Bowman said that a majority of vessels that continue to travel through the Red Sea are able to do so safely, in part because of the Navy and Operation Prosperity Guardian.

“But the Houthis only need to succeed every now and then to achieve their objectives,” he said.

Based on the Marine Traffic data, the Houthi attacks are having a measurable difference in the Suez Canal traffic. While the Houthi attacks are the main cause to the drop, the reasons could be due to timidness from the companies worried about the Yemeni group as well as rising insurance costs making it cost adverse to go through the Suez.

The DIA report found that 65 countries have been affected by the Houthi strikes with 29 major shipping companies also hampered by the attacks. Companies, such as Maersk, chose to go around the Cape of Good Hope, at the tip of South Africa, instead of going through the Red Sea in order to avoid strikes, causing up to $1 million in fuel costs and additional transit times of one to two weeks. This also led to a delay in humanitarian aid to countries like Yemen, according to the report.

The Houthi attacks are not helping Palestinians but instead hurting the Yemeni people, Ryder said Tuesday.

The report listed these effects as of February, making it unclear how many companies are still transiting around Africa.

Houthi attacks on merchant shipping from October 2023 to March 2024. DIA Graphic

Maersk, which had sent ships around Africa, has resumed sending ships through the Red Sea, as recently as this month, as the Houthis claimed to have targeted a Maersk ship on June 5, according to USNI News’ timeline.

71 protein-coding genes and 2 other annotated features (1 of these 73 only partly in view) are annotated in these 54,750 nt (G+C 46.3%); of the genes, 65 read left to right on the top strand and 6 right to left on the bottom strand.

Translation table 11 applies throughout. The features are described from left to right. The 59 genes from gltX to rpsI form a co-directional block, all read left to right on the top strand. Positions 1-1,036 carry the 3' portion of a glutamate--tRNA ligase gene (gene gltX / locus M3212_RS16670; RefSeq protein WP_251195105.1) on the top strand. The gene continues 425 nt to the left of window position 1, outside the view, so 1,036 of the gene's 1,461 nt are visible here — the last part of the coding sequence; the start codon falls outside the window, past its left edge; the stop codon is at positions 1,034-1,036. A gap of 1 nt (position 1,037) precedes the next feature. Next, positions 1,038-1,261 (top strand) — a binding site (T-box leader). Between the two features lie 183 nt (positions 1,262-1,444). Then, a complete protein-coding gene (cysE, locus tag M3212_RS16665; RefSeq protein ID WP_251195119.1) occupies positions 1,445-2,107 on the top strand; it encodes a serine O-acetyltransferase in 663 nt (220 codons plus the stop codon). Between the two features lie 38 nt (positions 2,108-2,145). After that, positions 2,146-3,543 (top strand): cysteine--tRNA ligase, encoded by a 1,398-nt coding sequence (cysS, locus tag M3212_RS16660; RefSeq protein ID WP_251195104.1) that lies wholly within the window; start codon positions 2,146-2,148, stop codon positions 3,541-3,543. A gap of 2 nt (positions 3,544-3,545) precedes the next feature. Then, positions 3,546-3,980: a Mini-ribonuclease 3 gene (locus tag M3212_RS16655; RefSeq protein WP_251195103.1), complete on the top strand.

Swiss company MSC has also continued to send ships through the Red Sea, with the Houthis targeting a number of MSC ships, according to USNI News’ timeline.

The Houthis began attacking ships in the Red Sea and Gulf of Aden in November 2023, following Israel’s bombardment of Gaza in response to the Hamas attacks on Oct. 7. Between December 2023 and February 2024, the number of container ships transiting through the Red Sea dropped by 90 percent, according to a report by the Defense Intelligence Agency released last week.

The Houthis first attacked commercial ships connected to Israel, expanding to those with ties to the U.S. and United Kingdom following coordinated strikes by the two countries, in partnership with other nations. The Yemen-based group then began to attack any ship going to or from Israel, as well, before declaring they would attack nearly any commercial ship transiting through the Red Sea, as well the Indian Ocean and Arabian Sea, USNI News previously reported. The Houthis have also claimed they would target some ships in the Mediteranean Sea.

Houthi spokesperson Brig. Gen. Yahya Sare’e posts every couple of days on the site with an update, usually including operations that target a number of ships. Sometimes Central Command releases match up with the Houthi claims. Other days, the Houthis list ships that go unmentioned by Central Command.

Heather Mongilio

Heather Mongilio

Heather Mongilio is a reporter with USNI News. She has a master’s degree in science journalism and has covered local courts, crime, health, military affairs and the Naval Academy.
Follow @hmongilio